February 4th, 2020
A Photographer’s Intimate Portraits of East Village Art Stars
In the early 1980s, Tim Greathouse photographed David Wojnarowicz, Greer Lankton, and Jimmy DeSana—and captured New York’s downtown scene before the destruction of AIDS.
By Jesse Dorris
At most parties, the really good stuff happens in the bathroom. And so it was at a gathering in a tenement on East 9th Street in New York’s East Village one evening in March 1982. Gracie Mansion, a downtown fixture who had appropriated the mayor’s residence for her name, made a gallery out of her water closet, called it the Loo Division, and filled it with prints by her friend, photographer and artist Tim Greathouse. Everybody seemed to visit, including Melik Kaylan, who reviewed the show for the Village Voice and thereby anointed the gallery. It must have felt like any number of futures were beginning.
Sixteen years later, Greathouse would be dead of AIDS, along with countless others who had seen their world reflected in the photos on Gracie’s walls—in Work Prints (1982) and, later, another show in the Gracie’s permanent space on St. Mark’s. Or who had seen early work from Jimmy DeSana and Zoe Leonard at Greathouse’s own gallery, Oggi Domani, the first in the East Village devoted entirely to photography. Or who had taken in the visual identity Greathouse as a designer developed for Marlborough Gallery and other clients. Those who survived the plague, however, wouldn’t see much more of Greathouse’s own work. He tended to champion other artists over himself, and when he died at the age of forty-eight without a proper estate, his high-contrast black-and-white portraits and graphic works on paper (and the odd sculpture) were returned to the apartments of his devoted friends, unremembered by the downtown art world Greathouse intensely, if only briefly, did so much to encourage.
Until now. Albeit, currently on view at Daniel Cooney Fine Art, offers a new view of Greathouse that centers his own electric body of work. Gathered with crucial assistance by Mansion and Greathouse’s longtime friend and roommate Sur Rodney (Sur), Albeit includes a few fine late paintings which now look like relics of activism, in which stenciled letters hector “AIDS” à la Gran Fury’s bittersweet swipe of Robert Indiana; or the lyrics to “We Shall Overcome” breaking apart like a Christopher Wool, fighting to be seen in fields of jaundiced yellow, or perhaps submerged under blood-red blurred boxes. “Ecce Homo,” says a dark piece from 1988, and it’s tough not to see faces of the dead in the blank spaces around the command.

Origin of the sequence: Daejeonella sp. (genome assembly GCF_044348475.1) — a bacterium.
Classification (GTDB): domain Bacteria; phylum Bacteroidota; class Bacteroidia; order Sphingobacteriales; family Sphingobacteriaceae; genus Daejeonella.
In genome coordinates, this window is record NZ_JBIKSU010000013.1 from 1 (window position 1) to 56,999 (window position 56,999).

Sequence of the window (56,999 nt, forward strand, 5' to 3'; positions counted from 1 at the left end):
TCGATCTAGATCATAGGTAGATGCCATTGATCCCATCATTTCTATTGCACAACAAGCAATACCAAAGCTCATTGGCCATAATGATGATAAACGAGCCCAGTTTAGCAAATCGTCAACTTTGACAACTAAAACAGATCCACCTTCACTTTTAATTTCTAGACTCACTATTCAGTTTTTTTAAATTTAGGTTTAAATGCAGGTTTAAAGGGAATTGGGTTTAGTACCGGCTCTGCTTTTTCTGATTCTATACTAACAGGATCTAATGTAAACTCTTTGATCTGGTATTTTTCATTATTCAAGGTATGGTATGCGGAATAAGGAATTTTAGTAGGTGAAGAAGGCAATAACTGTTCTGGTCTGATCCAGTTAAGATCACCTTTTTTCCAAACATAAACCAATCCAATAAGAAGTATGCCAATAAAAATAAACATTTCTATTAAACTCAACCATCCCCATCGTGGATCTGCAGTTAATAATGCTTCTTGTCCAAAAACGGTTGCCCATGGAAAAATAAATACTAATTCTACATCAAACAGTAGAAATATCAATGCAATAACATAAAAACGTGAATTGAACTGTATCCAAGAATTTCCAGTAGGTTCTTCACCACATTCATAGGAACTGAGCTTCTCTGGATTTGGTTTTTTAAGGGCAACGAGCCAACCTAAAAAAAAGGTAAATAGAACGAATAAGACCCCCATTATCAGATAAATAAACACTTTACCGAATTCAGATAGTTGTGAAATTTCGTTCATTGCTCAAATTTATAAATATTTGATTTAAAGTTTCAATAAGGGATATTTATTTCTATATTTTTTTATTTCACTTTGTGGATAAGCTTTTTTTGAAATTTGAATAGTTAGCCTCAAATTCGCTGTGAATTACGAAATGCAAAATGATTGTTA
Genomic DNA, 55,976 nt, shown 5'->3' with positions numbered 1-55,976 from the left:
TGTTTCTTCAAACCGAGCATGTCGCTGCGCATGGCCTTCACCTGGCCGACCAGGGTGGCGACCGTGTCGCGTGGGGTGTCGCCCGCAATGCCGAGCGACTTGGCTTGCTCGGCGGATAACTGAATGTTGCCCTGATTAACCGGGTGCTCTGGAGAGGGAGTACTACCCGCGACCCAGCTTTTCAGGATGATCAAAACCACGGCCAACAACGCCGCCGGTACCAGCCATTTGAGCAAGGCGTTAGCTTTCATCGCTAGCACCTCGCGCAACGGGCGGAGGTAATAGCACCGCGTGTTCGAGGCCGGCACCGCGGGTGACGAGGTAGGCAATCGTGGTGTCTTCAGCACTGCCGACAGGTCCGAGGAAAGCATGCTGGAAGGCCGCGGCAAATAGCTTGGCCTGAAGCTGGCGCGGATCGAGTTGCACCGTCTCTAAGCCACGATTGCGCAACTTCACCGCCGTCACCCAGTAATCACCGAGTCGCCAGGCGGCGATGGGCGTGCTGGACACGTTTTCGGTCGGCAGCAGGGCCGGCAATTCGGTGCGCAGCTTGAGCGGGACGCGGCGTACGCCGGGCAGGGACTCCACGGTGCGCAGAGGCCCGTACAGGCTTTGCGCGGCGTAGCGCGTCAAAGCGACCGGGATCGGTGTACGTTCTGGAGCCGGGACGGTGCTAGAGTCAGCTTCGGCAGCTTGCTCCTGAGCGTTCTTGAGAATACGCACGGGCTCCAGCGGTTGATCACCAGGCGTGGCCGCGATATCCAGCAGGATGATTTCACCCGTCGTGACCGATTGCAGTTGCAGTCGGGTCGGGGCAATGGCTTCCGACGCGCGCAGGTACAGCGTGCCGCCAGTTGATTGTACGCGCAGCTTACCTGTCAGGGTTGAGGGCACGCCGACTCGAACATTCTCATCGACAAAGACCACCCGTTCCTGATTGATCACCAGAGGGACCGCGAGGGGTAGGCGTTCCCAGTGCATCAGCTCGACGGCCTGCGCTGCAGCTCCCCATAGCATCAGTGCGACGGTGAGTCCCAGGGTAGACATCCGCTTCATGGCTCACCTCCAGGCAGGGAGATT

Indeed, faces form the heart of this show, vibrating so strongly in Greathouse’s gelatin-silver prints that the photographs almost become holograms. Two barely contain Sur Rodney (Sur); both taken at Gracie Mansion Gallery in 1983, they show him either boldly wearing big sunglasses and carrying a paper umbrella, or just staring down the lens at the center of it all. “It never felt like I was posing,” Sur told me recently. “We were living in the midst of drug trade and guns on Avenue C.” Greathouse had moved into a storefront his friend Larry Loffredo rented, but because it was a commercial space, he had to open a business. “So why not a photo gallery? He could live illegally in the back, something easy for him because all his belongings could fit into a file drawer,” Sur says. “He was a minimalist monk.”
A monk with a keen eye for cropping: Greathouse’s portrait of Larry Loffrado is equal parts chest and head, with a stiff shadow parallel to his jawline. The image is coolly formal, like the bust on a coin you’d spend on a dime bag. In one portrait, artist Rhonda Zwillinger emerges from the shadows like a Hollywood star getting her first break; in another, she goes full Farrah Fawcett, in a black swimsuit so dark it creates one triangle for her chest and another for her arm—akimbo, as if the glamor of her body were a mathematical fact.
Gracie Mansion herself shows up in two photographs, taken at her show of Stephen Lack’s paintings, either peeking from behind her chic fringe of hair or topless and charismatically flexing her bicep. “Tim was my best friend,” she told me. “So it felt like a collaboration.” Lack himself shows up in another work, eyes ablaze and hands holding his head as buildings twist behind him. In a pair of landscapes of the infamous gay Valhalla, Pier 47, buildings collapse as if felled by the force of a vibrant Keith Haring piece poking through a corner, or another by David Wojnarowicz—who glares at the viewer in perhaps the show’s most astonishing photograph, sitting in a T-shirt in two-thirds of the frame and taking up the viewer’s entire field of vision.
A couple of self-portraits capture Greathouse’s evident charm, whether serving the “clone” look—white tank top, mustache, stern bedroom eyes—in a 1978 shot or hovering in a blur of his own paintings a few years later. In 1983, he peeked through the hole of a wooden spoon and gave a little smile: I’ve never seen a photograph I’d more like to hug. Albeit, a first draft for a much-needed history of Greathouse and his warmhearted work, will hopefully nudge others who gathered in bathroom parties back then to go through their own file cabinets and see what else might remain.
Jesse Dorris is a writer based in New York.
Tim Greathouse: Albeit is on view at Daniel Cooney Fine Art, New York, through February 29, 2020.